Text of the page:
While acknowledging that both structural, as well as cyclical factors have led to the slowdown in India's growth, Gene Fang, associate MD - Sovereign Risk Group at Moody's Investors Service, said that the structural causes are likely to persist longer.
“Our own projection would have a slight rebound in real GDP growth going into next year but what is concerning for us is there is some of the structural factors driving the slowdown on growth which may even persist longer and we are in a situation where the recovery is dragged... that does raise risk to the overall credit profile,” said Fang in an interview with CNBC-TV18.
Moody’s changed its outlook on India to “negative” from “stable” amid concerns that the country’s economic growth will remain "materially lower than in the past". The outlook partly reflects government and policy ineffectiveness in addressing economic weakness, which led to an increase in debt burden from already high levels, the agency said.
Talking about government measures, Fang said, “The government measures will have an effect and that’s probably behind incorporated into our expectations for pickup in growth going into next year, but at the same time there is a lot of risk to that growth forecast and there are harder and much structural reforms that remain to be done.”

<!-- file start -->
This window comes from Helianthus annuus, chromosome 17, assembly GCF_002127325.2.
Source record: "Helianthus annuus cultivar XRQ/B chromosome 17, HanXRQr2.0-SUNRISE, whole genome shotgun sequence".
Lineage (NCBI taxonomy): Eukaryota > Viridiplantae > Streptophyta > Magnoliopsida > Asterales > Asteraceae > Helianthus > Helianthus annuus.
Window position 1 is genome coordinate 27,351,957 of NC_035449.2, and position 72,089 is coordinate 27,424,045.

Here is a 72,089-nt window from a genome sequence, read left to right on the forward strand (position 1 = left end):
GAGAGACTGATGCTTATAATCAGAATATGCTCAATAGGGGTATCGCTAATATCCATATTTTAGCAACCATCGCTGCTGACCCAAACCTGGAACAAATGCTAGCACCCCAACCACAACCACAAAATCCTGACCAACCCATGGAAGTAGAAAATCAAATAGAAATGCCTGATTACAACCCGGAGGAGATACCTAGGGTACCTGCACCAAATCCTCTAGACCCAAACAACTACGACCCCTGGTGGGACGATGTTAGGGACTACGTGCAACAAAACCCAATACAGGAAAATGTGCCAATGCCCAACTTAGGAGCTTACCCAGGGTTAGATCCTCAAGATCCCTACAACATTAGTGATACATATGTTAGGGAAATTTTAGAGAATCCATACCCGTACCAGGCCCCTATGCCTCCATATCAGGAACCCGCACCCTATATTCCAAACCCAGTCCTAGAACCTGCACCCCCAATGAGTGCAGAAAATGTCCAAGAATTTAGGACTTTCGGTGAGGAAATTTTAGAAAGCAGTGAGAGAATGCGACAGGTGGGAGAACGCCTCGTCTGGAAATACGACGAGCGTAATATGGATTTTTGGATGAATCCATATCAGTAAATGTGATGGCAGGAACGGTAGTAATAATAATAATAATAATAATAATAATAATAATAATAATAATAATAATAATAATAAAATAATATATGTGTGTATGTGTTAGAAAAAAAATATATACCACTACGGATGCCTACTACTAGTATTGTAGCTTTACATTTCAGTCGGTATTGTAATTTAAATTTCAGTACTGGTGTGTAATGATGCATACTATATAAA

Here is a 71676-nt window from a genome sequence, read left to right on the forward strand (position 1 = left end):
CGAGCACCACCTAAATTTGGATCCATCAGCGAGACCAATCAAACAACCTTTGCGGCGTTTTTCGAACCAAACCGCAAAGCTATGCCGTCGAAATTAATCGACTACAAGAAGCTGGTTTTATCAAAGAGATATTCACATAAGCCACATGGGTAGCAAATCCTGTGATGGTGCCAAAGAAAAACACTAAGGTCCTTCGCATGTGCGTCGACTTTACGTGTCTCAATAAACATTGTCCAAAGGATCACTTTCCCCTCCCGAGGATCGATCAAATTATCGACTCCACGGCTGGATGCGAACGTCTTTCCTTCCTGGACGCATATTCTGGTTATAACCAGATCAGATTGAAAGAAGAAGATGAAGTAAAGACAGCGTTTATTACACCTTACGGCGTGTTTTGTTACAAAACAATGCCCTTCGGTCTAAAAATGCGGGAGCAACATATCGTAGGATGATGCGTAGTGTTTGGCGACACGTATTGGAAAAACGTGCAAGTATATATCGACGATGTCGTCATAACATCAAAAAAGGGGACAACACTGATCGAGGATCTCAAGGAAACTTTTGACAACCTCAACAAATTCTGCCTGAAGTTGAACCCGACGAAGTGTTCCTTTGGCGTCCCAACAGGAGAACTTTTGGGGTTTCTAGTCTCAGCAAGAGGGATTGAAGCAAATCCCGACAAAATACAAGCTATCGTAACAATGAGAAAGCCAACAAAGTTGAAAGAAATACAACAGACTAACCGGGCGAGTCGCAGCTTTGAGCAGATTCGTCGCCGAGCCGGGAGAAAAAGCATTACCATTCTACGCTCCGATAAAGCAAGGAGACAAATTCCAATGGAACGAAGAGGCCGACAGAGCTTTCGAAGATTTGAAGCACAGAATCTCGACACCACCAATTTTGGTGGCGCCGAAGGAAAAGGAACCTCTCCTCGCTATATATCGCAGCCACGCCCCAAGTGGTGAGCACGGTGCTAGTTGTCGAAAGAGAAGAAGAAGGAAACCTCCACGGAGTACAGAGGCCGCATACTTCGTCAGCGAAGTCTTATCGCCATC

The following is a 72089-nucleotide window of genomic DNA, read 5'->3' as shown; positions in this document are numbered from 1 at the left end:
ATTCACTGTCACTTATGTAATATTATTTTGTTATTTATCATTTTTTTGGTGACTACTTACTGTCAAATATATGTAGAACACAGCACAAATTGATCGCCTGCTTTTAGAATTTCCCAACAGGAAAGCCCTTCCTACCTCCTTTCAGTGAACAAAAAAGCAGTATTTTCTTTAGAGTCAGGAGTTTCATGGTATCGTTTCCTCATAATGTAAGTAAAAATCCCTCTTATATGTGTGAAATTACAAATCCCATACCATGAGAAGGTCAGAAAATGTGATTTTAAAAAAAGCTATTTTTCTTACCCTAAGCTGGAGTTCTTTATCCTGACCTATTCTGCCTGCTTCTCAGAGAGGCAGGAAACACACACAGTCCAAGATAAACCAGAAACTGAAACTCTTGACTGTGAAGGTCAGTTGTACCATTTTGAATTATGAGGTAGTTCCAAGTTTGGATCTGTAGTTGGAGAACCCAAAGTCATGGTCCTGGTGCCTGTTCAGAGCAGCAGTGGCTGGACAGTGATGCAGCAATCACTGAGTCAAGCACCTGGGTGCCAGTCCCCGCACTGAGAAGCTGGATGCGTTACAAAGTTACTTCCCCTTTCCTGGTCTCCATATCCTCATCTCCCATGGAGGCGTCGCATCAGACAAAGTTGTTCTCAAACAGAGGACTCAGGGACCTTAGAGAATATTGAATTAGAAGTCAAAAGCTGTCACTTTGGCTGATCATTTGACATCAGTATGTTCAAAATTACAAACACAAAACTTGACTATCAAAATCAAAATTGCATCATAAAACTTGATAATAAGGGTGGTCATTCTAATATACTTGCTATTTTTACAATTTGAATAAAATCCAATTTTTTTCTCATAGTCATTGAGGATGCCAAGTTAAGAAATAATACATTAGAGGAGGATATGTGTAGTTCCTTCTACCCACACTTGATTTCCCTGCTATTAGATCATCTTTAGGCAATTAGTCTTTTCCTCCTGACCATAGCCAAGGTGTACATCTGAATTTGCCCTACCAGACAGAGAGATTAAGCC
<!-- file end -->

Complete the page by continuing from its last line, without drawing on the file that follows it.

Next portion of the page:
“There are a lot of reforms on the fiscal side on which we have seen steps being taken and perhaps more on the fiscal side in terms of bringing down the overall debt trajectory would be positive,” added Fang.
About the rating change, Fang said, “Some of the more structural issues that are a challenge to growth right now include a slowdown in consumption, potential credit crunch in the BFI sector."
"We see next year GDP estimate at 6.6 percent," added Fang.
When asked about why India is so negative from Moody’s angle, he said, “Compared to its peers at the 'Baa' level, India does have a very high debt to GDP, it’s at about 67 percent. Peers are more in 50 percent range."